Please use this identifier to cite or link to this item: http://hdl.handle.net/2440/104174
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Type: Journal article
Title: Combined genetic and splicing analysis of BRCA1 c.[594-2A>C; 641A>G] highlights the relevance of naturally occurring in-frame transcripts for developing disease gene variant classification algorithms
Author: de la Hoya, M.
Soukarieh, O.
López-Perolio, I.
Vega, A.
Walker, L.
van Ierland, Y.
Baralle, D.
Santamariña, M.
Lattimore, V.
Wijnen, J.
Whiley, P.
Blanco, A.
Raponi, M.
Hauke, J.
Wappenschmidt, B.
Becker, A.
Hansen, T.
Behar, R.
KConFaB, I.
Niederacher, D.
et al.
Citation: Human Molecular Genetics, 2016; 25(11):2256-2268
Publisher: Oxford University Press
Issue Date: 2016
ISSN: 0964-6906
1460-2083
Statement of
Responsibility: 
Miguel de la Hoya ... Nicola Poplawski ... Niel Johnson ... et al.
Abstract: A recent analysis using family history weighting and co-observation classification modeling indicated that BRCA1 c.594-2A > C (IVS9-2A > C), previously described to cause exon 10 skipping (a truncating alteration), displays characteristics inconsistent with those of a high risk pathogenic BRCA1 variant. We used large-scale genetic and clinical resources from the ENIGMA, CIMBA and BCAC consortia to assess pathogenicity of c.594-2A > C. The combined odds for causality considering case-control, segregation and breast tumor pathology information was 3.23 × 10⁻⁸ . Our data indicate that c.594-2A > C is always in cis with c.641A > G. The spliceogenic effect of c.[594-2A > C;641A > G] was characterized using RNA analysis of human samples and splicing minigenes. As expected, c.[594-2A > C; 641A > G] caused exon 10 skipping, albeit not due to c.594-2A > C impairing the acceptor site but rather by c.641A > G modifying exon 10 splicing regulatory element(s). Multiple blood-based RNA assays indicated that the variant allele did not produce detectable levels of full-length transcripts, with a per allele BRCA1 expression profile composed of ≈70–80% truncating transcripts, and ≈20–30% of in-frame Δ9,10 transcripts predicted to encode a BRCA1 protein with tumor suppression function. We confirm that BRCA1 c.[594-2A > C;641A > G] should not be considered a high-risk pathogenic variant. Importantly, results from our detailed mRNA analysis suggest that BRCA-associated cancer risk is likely not markedly increased for individuals who carry a truncating variant in BRCA1 exons 9 or 10, or any other BRCA1 allele that permits 20–30% of tumor suppressor function. More generally, our findings highlight the importance of assessing naturally occurring alternative splicing for clinical evaluation of variants in disease-causing genes.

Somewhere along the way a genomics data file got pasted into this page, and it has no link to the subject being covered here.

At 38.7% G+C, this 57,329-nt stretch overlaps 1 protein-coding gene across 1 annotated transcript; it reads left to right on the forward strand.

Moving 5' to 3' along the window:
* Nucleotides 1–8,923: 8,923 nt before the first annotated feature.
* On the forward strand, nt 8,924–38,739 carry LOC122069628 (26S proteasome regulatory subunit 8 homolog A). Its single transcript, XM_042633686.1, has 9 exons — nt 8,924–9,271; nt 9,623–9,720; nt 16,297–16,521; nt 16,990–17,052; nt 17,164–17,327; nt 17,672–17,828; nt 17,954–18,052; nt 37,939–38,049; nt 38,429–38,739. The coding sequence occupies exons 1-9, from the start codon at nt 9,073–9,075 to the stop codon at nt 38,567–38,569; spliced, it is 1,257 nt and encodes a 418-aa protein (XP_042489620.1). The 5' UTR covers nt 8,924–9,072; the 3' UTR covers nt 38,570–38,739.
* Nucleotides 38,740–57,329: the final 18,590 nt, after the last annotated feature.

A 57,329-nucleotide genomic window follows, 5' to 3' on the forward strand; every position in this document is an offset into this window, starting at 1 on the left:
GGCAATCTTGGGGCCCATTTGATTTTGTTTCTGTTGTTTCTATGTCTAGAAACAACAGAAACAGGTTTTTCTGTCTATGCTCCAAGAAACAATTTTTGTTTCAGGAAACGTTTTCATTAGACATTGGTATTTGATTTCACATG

Keywords: alleles; alternative splicing; brca1 protein; exons; genes; genes, brca1; rna splicing; rna, messenger genetics; rna
Rights: © The Author 2016. Published by Oxford University Press. All rights reserved. For permissions, please e-mail: journals.permissions@oup.com
RMID: 0030046085
DOI: 10.1093/hmg/ddw094
Grant ID: http://purl.org/au-research/grants/nhmrc/1061779
http://purl.org/au-research/grants/nhmrc/1010719
http://purl.org/au-research/grants/nhmrc/209057
http://purl.org/au-research/grants/nhmrc/251553
http://purl.org/au-research/grants/nhmrc/504711
Appears in Collections:Medicine publications

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